The most important maintenance item to check is your timing belt. Which Audi recommends changing every 90,000 miles. It is very simple to replace given you have the special tools and little common sense. But fail to replace this belt and you will total the vehicle. In today’s market, a new motor for our cars can be just as much as buying a complete high mileage B7. Even if you do all the work yourself, you will still be in the hole upwards of 3-4 thousand dollars.
Coolant! Should I get green or orange? NEITHER! Surprisingly enough, put anything other than what is recommended by Audi, and your coolant system will literally crumble apart. B7’s use a special pink coolant labeled as G12 that has special additives to help prolong the coolant system. It has become more common to find this at an auto part store, however, online or the dealership is your best bet.
Honestly, I could go on and on about what is known to fail and when. But if you follow those three guidelines and treat your car with respect, you should be fine.
Most tuning companies have a setup for most car brands and the B7 platform is no exception. However, if you decide to go against mainstream car culture, you will find multiple tuning companies that are reputable and much cheaper. To start, let go over the brands you would know if you have followed car culture for a few years.
As a side note, horsepower is how fast you hit the wall, torque is how far you take the wall with you! As a rule of thumb, you can squeeze more horsepower out of a car, if you can keep the torque from denoting your motor.
APR, a company known for head studs, makes a very solid stage 1 tune for the B7. However, it is relatively pricy for what you are receiving. Their stage 1 tune costs $600 and claims to add 40 horsepower (HP) and 75 ft-lb of torque. While a stock engine can hold this additional power relatively easy, you can squeeze more out of that B7 for cheaper.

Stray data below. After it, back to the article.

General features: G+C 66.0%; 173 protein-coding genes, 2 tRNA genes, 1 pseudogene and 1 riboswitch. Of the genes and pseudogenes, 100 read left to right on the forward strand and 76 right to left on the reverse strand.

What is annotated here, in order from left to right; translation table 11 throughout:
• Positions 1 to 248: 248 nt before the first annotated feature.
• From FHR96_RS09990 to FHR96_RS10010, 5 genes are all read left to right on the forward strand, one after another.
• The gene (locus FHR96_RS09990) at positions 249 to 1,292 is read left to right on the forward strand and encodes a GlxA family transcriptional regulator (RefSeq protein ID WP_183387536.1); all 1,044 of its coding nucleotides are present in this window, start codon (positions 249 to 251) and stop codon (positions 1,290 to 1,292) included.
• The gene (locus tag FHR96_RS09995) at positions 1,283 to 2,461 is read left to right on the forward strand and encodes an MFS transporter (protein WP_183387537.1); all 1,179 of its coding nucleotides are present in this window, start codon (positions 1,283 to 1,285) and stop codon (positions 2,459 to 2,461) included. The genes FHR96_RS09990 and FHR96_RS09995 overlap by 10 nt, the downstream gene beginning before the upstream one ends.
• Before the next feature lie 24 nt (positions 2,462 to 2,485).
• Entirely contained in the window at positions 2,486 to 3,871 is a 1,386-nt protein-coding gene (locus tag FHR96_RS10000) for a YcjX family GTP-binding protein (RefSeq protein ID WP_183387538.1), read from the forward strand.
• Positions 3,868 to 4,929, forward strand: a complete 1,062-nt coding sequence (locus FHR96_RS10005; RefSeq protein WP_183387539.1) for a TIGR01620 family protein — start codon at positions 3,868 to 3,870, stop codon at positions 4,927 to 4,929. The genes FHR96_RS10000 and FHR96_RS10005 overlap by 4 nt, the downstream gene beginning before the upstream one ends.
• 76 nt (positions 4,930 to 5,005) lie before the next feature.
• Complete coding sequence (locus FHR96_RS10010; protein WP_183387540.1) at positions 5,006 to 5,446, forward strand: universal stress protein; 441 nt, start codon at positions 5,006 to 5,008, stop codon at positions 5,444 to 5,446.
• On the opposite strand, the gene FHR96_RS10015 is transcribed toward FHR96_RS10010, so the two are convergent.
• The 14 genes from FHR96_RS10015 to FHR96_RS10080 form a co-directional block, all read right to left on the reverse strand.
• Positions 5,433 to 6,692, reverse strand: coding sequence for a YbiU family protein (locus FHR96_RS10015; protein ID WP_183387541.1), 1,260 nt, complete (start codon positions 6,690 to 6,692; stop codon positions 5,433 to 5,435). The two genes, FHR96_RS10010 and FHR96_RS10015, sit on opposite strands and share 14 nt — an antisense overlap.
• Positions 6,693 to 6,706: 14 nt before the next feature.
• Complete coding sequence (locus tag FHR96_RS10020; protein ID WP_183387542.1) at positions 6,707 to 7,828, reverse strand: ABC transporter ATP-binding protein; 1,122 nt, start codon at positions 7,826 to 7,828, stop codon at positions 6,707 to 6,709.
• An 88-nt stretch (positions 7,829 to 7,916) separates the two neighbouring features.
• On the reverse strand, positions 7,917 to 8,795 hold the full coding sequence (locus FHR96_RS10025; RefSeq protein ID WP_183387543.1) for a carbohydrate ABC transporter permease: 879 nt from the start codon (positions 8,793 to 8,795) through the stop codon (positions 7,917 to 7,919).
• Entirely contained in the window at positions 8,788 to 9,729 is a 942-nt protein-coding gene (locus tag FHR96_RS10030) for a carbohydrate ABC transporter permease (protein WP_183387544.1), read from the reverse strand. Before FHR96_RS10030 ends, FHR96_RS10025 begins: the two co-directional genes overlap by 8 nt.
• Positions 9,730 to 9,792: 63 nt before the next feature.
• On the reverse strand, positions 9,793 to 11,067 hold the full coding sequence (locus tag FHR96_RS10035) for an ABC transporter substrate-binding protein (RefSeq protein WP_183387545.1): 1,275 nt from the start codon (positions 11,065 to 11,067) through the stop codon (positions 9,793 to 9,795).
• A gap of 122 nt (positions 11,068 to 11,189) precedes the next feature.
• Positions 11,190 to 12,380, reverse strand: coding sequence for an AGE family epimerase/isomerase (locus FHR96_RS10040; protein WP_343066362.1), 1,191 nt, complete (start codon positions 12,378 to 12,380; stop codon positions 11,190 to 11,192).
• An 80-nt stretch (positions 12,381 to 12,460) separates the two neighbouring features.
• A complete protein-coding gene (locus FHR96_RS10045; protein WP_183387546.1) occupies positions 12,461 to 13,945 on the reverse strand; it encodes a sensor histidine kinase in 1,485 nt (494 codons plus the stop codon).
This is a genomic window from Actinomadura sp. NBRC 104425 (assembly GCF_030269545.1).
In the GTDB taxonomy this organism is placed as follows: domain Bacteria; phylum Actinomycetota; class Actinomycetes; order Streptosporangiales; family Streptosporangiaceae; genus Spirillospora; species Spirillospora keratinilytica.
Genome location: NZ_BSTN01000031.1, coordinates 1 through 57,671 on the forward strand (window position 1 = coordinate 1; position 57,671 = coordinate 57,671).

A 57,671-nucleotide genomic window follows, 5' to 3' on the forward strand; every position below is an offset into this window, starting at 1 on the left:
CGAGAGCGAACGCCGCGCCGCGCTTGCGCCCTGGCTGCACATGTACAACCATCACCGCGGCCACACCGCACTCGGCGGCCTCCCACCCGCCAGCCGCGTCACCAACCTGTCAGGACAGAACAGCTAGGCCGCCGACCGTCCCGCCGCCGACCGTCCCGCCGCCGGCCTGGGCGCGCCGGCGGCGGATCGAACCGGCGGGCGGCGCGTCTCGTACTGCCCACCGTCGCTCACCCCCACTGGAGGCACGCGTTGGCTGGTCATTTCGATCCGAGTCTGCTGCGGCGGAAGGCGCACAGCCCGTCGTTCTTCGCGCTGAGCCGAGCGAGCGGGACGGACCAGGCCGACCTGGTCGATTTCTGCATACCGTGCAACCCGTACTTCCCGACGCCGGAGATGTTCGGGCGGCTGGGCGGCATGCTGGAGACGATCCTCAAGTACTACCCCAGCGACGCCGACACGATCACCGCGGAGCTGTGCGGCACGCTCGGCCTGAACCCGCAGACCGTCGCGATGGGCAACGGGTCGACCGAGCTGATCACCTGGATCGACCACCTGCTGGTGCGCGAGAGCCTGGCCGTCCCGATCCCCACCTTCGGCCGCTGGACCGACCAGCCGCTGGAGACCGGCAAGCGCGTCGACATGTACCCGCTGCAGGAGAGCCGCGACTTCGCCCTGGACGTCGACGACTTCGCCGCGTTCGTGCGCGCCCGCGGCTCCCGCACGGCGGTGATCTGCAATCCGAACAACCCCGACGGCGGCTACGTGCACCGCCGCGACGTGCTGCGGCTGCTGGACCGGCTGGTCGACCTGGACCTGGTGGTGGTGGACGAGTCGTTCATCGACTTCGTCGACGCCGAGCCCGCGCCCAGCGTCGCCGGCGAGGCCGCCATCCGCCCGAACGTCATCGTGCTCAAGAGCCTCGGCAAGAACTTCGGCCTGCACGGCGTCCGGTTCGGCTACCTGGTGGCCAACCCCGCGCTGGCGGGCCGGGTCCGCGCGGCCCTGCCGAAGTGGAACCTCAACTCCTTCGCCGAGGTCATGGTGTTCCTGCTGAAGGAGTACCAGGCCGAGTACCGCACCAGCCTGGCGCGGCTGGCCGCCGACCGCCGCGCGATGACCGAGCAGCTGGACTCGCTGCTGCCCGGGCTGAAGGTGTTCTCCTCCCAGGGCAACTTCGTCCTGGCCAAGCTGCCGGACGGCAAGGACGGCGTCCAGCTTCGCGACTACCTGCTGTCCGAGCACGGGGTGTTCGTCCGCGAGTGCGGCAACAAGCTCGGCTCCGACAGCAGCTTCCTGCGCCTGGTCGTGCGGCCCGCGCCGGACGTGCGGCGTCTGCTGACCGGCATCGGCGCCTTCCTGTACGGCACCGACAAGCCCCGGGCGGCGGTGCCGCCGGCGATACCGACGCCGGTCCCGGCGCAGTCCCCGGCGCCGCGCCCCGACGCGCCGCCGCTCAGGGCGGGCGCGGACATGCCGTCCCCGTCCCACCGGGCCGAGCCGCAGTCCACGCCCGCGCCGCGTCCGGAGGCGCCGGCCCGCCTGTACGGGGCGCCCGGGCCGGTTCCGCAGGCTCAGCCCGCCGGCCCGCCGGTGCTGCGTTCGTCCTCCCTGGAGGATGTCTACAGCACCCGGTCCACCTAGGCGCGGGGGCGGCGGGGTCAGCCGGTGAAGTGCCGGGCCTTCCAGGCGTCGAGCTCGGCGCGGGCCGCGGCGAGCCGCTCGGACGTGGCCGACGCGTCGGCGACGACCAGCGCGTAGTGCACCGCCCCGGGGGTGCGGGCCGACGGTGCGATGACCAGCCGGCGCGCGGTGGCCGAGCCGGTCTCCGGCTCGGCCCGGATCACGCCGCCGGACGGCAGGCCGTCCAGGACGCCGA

Malone Tuning, a very well-known Audi/VW tuner, offers a stage 1 tune for the B7 as well. Their tune costs $550 and boasts an increase of 45 HP and 70 ft-lb of torque. While this is a step in the right direction, we can go further.
Finally, the tune I recommend is made by 06A Technik. This tune only costs $300 with an increase of 60 HP and 85 ft-lb of torque. This is an up-and-coming company that strives for customer success. I have personally been running this tune for over a year now with no issues.
At the end of the day, choose the tune you feel comfortable with using. This is just an outline of what to expect and what is available.
Imagine, your on your way to work and all of a sudden your Audi start billowing smoke from the tailpipes. What are you options? Maybe your turbo is still good but your looking for an upgrade. Well here is my list of possible turbo upgrades for your B7 A4 Platform.
Lets say you would like to keep your turbo stock. There are a few reasons why you may want to keep your factory KO3 turbo. For instance, most stage 1 tunes are meant for the stock turbo. But maybe you just don’t want travel down the rabbit hole. In either case, the best option for this would be having a reputable shop rebuild your turbo. The company I use is Gpopshop because of their expertise in the industry. They also have access to stronger aftermarket parts that increase the reliability of your turbo.
What if you’re looking for a little more pull, a little more power, and a more intense hit of boost. In this case, you can upgrade to a KO4 turbocharger. CTS Turbo makes a comprehensive hit for this upgrade. The reason for this is because you can’t just slap in a bigger turbo and expect the car to drive the same. When you upgrade to a KO4, your car also needs S3 injectors for the fuel system. In addition to a tune that compensates for the larger turbo and increased fuel.